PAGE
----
‘Worrying and unceasing congestion’ in supply chain continues to affect global trade

Supply chain disruptions continue to roil global trade and there is no end in sight with a port in China adding to the fragility of moving goods around the world.

Delays from congestion at South Chinese ports due to the rise in Covid cases is the latest reason affecting the global supply chains again. In fact, after a weeklong stop on export containers, the Yantian Port Authorities announced on Thursday that productivity is set to increase slowly as workers are coming back. But the damage is already done and the current estimated wait is over a fortnight. According to a statement by Maersk, this has led to many ships changing their routes. Over 300 carriers will now skip the Yantian port. 19 of Maersk‘s mainline services have been affected due to this.

Bloomberg reported that a cargo vessel operated by Cosco Shipping Lines Co. will skip a scheduled port stop in Singapore this month because of delays in China, according to alliance partner Ocean Network Express Holdings Ltd. One of CMA CGM’s vessels heading to China in July will also not call at the Southeast Asia trans-shipment hub.

Fighting to get reliability back into operations and services on schedule after the Suez Canal incident in March, the port congestion in Yantian comes at a time when global supply chains are already stretched.

Maersk says the worrying, and unceasing congestion is becoming a global problem. “Terminals are becoming global bottlenecks, be it at berths, yards or gating out cargo, and it’s continuing throughout the logistics chain – in the warehouses, the distribution centres – with numbers on the rise,” says the Maersk statement.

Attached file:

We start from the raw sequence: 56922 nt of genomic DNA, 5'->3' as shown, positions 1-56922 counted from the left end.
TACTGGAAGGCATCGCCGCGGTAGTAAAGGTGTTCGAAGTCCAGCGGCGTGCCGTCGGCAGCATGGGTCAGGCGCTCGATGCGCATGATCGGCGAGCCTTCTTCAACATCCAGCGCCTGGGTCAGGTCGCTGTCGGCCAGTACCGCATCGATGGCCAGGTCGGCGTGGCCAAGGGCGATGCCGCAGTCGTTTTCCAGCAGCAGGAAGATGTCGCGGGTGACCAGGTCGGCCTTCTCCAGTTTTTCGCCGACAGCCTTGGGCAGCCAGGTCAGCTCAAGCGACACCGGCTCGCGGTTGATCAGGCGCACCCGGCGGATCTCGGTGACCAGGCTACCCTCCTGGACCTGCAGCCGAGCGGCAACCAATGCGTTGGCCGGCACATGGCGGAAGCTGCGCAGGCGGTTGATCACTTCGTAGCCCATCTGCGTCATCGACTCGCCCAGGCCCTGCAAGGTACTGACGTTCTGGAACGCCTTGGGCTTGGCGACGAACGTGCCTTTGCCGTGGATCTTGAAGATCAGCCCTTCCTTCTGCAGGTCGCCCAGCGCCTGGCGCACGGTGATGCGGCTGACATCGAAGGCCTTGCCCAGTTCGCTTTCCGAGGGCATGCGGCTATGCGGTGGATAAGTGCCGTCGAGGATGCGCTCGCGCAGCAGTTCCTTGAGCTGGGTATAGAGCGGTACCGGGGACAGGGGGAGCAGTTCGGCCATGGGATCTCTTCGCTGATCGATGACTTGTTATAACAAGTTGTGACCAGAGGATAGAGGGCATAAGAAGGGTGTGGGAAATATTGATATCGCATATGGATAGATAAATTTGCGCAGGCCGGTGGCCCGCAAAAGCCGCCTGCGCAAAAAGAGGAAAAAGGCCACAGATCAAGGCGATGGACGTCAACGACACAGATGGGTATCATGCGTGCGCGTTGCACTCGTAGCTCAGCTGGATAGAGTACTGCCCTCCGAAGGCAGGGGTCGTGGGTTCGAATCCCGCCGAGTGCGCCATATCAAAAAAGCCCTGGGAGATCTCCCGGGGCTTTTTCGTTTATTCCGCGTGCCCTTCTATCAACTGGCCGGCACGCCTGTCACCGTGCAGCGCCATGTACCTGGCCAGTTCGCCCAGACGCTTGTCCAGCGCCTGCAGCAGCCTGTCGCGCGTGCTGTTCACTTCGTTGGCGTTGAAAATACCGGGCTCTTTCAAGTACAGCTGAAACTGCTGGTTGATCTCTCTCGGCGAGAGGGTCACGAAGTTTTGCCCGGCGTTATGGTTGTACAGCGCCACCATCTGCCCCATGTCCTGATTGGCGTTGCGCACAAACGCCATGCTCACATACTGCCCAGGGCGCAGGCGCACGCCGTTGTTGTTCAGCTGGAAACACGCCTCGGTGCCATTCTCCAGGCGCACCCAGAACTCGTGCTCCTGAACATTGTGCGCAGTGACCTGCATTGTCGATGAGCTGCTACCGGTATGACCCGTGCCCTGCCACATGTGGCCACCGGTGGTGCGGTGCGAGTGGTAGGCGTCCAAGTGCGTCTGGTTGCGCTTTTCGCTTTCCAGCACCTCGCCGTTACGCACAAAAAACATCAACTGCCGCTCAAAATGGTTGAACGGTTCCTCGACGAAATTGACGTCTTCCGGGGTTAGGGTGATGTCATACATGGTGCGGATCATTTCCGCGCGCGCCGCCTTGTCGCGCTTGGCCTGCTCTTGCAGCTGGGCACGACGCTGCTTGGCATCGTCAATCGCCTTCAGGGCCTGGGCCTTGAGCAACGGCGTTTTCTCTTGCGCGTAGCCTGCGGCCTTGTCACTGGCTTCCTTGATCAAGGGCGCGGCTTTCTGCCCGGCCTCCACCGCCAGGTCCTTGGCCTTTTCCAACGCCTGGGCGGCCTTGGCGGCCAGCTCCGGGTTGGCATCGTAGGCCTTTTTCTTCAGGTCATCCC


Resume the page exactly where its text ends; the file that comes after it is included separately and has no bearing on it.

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The most prominent bottleneck right now is Yantian given the sheer size of it, with it being the third largest terminal in the world, but still there are many other ports where a one or two-day wait is becoming the norm, even if arriving on time. The current average waiting time in Shekou, Nansha, and Hongkong is between 2-4 days, but as more carriers omit Yantian, this number is expected to rise.

Yantian port in late May temporarily suspended the acceptance of export-laden container ships, leading to a heavy backlog in the container yard and congestion outside the port. By the time Yantian partly resumed processing on Monday, more than 23,000 containers were waiting to be exported.

According to reports shipping delays might continue till 2022. Meanwhile, global container shipping rates have climbed to record highs in recent months due to bottlenecks caused by a surge in demand for consumer goods.

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